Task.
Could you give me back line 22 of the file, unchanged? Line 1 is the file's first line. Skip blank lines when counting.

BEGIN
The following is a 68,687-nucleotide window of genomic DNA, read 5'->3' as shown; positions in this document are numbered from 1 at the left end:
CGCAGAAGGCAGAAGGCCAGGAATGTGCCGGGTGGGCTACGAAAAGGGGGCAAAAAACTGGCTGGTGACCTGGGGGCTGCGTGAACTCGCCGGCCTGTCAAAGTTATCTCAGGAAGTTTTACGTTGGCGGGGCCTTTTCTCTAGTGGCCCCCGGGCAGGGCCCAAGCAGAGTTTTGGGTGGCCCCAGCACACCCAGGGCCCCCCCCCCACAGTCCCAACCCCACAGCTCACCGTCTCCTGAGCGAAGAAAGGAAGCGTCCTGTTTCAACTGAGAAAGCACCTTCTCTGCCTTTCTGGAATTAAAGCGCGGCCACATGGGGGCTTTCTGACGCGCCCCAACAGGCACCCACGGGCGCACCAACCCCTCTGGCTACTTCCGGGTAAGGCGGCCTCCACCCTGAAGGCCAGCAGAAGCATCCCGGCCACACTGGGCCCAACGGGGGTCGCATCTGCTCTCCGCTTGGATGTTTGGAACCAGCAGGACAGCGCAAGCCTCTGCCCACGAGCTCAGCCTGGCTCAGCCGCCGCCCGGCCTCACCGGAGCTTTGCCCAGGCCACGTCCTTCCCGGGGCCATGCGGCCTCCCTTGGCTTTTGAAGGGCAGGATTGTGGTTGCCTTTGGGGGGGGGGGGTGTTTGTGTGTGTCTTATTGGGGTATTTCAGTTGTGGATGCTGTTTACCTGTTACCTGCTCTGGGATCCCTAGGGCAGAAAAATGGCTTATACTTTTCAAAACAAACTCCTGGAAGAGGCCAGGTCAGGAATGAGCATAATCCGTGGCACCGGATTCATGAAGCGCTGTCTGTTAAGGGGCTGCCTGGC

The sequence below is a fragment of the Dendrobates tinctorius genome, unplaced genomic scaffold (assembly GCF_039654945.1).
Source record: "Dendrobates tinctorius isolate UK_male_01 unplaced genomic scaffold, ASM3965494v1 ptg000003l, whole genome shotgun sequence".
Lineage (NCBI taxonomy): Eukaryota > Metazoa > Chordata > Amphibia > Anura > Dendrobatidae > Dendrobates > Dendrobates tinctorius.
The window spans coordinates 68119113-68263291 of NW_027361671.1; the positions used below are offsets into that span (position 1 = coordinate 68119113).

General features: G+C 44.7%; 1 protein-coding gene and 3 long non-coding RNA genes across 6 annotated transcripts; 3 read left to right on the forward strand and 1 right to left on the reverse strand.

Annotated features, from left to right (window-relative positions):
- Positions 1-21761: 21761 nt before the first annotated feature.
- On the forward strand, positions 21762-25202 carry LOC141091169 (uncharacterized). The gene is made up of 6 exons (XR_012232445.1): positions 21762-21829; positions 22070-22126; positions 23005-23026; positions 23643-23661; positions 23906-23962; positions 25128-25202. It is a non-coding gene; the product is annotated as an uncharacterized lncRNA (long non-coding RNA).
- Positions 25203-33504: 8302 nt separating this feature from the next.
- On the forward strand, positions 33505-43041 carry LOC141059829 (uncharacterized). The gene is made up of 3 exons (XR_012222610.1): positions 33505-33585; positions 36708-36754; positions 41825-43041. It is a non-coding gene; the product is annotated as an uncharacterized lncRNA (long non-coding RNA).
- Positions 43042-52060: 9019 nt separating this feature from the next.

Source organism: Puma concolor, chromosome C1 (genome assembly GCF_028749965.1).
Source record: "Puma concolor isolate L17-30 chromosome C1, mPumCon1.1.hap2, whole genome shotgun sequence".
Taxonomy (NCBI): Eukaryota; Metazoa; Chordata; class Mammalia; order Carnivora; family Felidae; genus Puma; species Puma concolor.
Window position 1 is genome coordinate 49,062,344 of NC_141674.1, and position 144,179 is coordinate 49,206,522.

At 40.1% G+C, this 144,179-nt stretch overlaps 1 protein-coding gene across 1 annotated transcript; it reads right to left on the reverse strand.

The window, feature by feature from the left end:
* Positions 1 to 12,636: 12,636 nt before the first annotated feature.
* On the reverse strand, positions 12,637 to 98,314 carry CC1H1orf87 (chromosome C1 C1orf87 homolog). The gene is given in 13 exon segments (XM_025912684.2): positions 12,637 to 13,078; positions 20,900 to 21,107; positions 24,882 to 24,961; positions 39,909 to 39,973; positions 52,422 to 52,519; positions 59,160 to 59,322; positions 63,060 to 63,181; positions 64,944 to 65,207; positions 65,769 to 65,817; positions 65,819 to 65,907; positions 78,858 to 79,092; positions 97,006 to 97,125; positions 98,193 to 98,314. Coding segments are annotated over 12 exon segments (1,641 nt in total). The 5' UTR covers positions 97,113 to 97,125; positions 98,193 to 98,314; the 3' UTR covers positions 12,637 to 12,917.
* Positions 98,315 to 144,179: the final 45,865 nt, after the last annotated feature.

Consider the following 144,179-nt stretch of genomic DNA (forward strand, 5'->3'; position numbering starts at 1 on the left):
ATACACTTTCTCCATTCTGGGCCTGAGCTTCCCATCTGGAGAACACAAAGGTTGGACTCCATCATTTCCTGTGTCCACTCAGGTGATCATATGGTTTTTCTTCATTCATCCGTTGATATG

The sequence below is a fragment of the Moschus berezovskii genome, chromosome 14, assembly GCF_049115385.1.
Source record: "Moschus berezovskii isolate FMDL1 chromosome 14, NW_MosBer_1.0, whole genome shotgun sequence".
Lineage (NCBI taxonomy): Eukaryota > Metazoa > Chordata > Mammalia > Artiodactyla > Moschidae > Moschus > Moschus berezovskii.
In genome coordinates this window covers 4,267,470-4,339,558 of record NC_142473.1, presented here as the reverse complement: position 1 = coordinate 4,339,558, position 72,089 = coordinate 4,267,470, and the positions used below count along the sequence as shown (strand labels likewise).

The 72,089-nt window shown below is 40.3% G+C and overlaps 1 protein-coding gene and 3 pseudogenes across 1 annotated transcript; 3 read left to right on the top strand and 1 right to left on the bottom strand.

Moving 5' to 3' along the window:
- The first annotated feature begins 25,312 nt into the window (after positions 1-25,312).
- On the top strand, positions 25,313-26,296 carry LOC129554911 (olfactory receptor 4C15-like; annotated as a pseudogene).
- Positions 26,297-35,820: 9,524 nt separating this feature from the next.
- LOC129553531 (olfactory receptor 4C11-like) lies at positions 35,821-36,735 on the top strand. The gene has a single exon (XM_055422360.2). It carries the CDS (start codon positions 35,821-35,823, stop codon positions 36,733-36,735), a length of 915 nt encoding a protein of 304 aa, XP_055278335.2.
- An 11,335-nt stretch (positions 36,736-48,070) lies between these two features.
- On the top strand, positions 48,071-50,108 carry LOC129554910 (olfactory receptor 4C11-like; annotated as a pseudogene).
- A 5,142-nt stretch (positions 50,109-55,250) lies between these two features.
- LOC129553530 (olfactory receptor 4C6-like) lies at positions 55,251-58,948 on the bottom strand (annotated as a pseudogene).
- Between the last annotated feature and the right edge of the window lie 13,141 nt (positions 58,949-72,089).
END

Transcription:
* Positions 98,315 to 144,179: the final 45,865 nt, after the last annotated feature.